Victor Augustus Lowe (1907–1988)

1. Brief Vita

Born in Cleveland, Ohio, in 1907, Victor Lowe received his bachelor of science degree in electrical engineering at the Case School of Applied Science in 1928. When his interests turned to philosophy, he went to Harvard University where he studied with Whitehead and C. I. Lewis earning his master of arts degree in 1931 and his doctorate in 1935. He married the novelist Victoria Lincoln in 1934 whom he met while a student at Harvard. Victor and Victoria had two children, Louise and Thomas. When Victoria Lincoln died in 1981, Lowe married Alice Gray in 1984. After teaching at Harvard as an instructor in philosophy, Lowe was then appointed to visiting positions at Syracuse University and Ohio State University until he became associate and then professor of philosophy at the Johns Hopkins University. He was Honorary Research Fellow of University College London, Senior Fellow of the National Endowment for the Humanities, Visiting Professor at McGill University, George Santayana Fellow at Harvard University, and was active in the American Philosophical Association throughout his career. Lowe retired in 1972 and died in Baltimore, Maryland, in 1988.

In many respects Lowe was the doyen of the school of process philosophy that formed in the wake of Whitehead’s last period at Harvard. After writing his Ph.D. thesis on Alexander, Russell and Whitehead under Whitehead’s supervision, he produced numerous articles and chapters on Whitehead’s thought and his relation to the classic American philosophers. With Robert Baldwin he compiled the bibliography of Whitehead’s writings for the volume in The Library of Living Philosophers, wrote encyclopedia and dictionary entries on Whitehead, and concentrated on the development and comprehensive spectrum of Whitehead’s thought in Understanding Whitehead. Unlike other interpreters of Whitehead’s thought who focused on one part or another, Lowe’s background in mathematics, physics and philosophy gave him a basis for understanding every phase of Whitehead’s career, including applied mathematics, mathematical logic, educational theory, philosophy of physics, metaphysics and the later philosophy of civilization. In 1965, he began the project of Whitehead’s biography which remained unfinished at his death in 1988.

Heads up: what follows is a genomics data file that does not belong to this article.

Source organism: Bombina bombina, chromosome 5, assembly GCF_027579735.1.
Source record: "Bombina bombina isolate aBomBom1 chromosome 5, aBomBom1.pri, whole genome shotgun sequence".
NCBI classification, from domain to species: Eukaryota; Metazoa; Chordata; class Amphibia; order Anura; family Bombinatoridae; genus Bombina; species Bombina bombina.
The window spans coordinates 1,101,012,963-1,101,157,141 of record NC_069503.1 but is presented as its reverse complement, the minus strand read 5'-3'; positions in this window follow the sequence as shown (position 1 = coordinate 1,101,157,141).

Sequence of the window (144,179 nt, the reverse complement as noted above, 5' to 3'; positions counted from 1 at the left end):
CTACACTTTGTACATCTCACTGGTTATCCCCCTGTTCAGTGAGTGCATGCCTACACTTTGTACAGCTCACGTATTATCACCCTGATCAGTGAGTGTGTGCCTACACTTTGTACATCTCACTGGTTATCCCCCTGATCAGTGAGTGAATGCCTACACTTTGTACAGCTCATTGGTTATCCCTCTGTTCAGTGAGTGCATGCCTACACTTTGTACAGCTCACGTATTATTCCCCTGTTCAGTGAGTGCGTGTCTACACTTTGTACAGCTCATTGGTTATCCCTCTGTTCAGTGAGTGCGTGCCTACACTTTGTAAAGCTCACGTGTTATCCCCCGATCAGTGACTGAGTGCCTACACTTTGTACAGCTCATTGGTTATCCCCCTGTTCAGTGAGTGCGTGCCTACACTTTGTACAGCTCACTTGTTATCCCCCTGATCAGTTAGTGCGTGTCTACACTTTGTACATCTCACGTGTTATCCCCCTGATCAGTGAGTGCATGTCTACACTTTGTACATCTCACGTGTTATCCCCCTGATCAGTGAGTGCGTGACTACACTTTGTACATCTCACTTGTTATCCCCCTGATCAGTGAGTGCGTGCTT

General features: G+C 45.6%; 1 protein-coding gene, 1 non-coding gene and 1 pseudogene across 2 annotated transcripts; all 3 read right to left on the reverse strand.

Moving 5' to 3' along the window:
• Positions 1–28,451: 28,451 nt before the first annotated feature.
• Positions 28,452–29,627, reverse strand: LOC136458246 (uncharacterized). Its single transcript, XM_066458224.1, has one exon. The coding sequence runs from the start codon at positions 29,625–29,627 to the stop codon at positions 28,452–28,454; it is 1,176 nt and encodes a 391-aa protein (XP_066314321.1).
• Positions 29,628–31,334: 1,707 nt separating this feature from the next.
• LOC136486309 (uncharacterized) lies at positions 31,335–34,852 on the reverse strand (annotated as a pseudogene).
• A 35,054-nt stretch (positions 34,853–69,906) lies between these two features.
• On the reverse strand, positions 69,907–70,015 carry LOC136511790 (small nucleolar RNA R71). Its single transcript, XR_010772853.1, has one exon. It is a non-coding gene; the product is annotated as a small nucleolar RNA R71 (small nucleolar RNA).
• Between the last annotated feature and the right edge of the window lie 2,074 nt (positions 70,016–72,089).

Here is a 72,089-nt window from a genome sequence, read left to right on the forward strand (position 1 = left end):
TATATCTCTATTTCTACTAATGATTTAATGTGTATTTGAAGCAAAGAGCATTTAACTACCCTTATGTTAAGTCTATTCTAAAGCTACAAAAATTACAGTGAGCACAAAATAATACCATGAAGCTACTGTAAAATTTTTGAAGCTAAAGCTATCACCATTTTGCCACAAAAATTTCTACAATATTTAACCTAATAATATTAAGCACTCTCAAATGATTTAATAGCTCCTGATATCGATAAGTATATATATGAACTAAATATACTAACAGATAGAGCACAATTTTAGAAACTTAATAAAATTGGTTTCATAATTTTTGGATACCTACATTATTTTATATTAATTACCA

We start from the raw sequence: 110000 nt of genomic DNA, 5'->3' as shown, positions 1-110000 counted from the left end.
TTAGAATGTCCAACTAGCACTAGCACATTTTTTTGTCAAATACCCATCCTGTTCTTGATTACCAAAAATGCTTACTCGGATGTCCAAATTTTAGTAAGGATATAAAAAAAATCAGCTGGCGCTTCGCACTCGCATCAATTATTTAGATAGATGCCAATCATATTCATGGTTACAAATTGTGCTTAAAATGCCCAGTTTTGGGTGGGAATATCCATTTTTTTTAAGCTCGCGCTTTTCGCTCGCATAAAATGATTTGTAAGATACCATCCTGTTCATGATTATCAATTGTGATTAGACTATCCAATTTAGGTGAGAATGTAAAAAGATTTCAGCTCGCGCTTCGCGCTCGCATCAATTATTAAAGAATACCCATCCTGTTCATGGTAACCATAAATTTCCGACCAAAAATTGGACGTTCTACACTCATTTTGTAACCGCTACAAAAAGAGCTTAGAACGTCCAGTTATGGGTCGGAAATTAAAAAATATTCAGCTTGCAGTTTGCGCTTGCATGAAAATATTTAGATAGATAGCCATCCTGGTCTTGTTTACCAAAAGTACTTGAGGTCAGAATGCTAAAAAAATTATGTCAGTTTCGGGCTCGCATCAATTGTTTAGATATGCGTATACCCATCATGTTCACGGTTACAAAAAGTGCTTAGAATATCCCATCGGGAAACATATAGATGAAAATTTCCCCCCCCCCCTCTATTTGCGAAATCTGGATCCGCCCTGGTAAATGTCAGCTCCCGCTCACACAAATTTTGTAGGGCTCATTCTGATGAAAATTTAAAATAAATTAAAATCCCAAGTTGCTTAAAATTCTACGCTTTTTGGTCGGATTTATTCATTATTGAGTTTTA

Aside from his work on Whitehead, William James, and C. I. Lewis, Lowe is well known for his battle with Arthur O. Lovejoy and Sidney Hook over matters of academic freedom and communism in the 1950s. At the peak of McCarthyism, Lovejoy and Hook argued for the exclusion of Communists from the faculties of American universities because they surrendered to the Communist Party the objectivity that they saw as essential to the role of the university. Advocates of freedom, they held, should not tolerate those who sought to end such freedom. Lowe fiercely disagreed. In his essay, “In Defense of Individualistic Empiricism: A Reply to Messrs. Lovejoy and Hooke,” he charged Lovejoy and Hook with “vicious intellectualism,” a term taken from William James which Lowe interpreted in this context as a fallacy based on the erroneous inference “that every Communist will conform in his teaching and research to our definitive conception of the Communist” and cannot therefore be trusted as a teacher and scholar (1952, 102). He defended Communist professors on the principle that they should be judged as individuals and not as instances of abstract essences.

2. Whitehead’s Place in American philosophy

Lowe was convinced that Whitehead’s philosophy after he left London for Harvard belonged squarely within the tradition of American Philosophy, particularly within what he called “the second golden age” that ended in 1936-1937 and included C. I. Lewis, John Dewey, Ralph Perry, William Ernest Hocking and Whitehead. The first golden age that emerged as a result of Harvard’s place in graduate education included Charles S. Peirce, William James, Josiah Royce and George Santayana. Lowe argued that even if Whitehead remained a British subject throughout his life, the philosophical synthesis he produced in the United States had a close affinity with Peirce, James and Dewey. Moreover, it was Harvard that gave Whitehead the opportunity to develop his ideas as a metaphysician even though the seeds for his system had been germinating for many years. One of the characteristic marks of the philosophy department at Harvard was the idea that the study of philosophy meant the achievement and defense of some philosophical system of one’s own. Lowe argued Whitehead was the greatest systematic thinker since Hegel.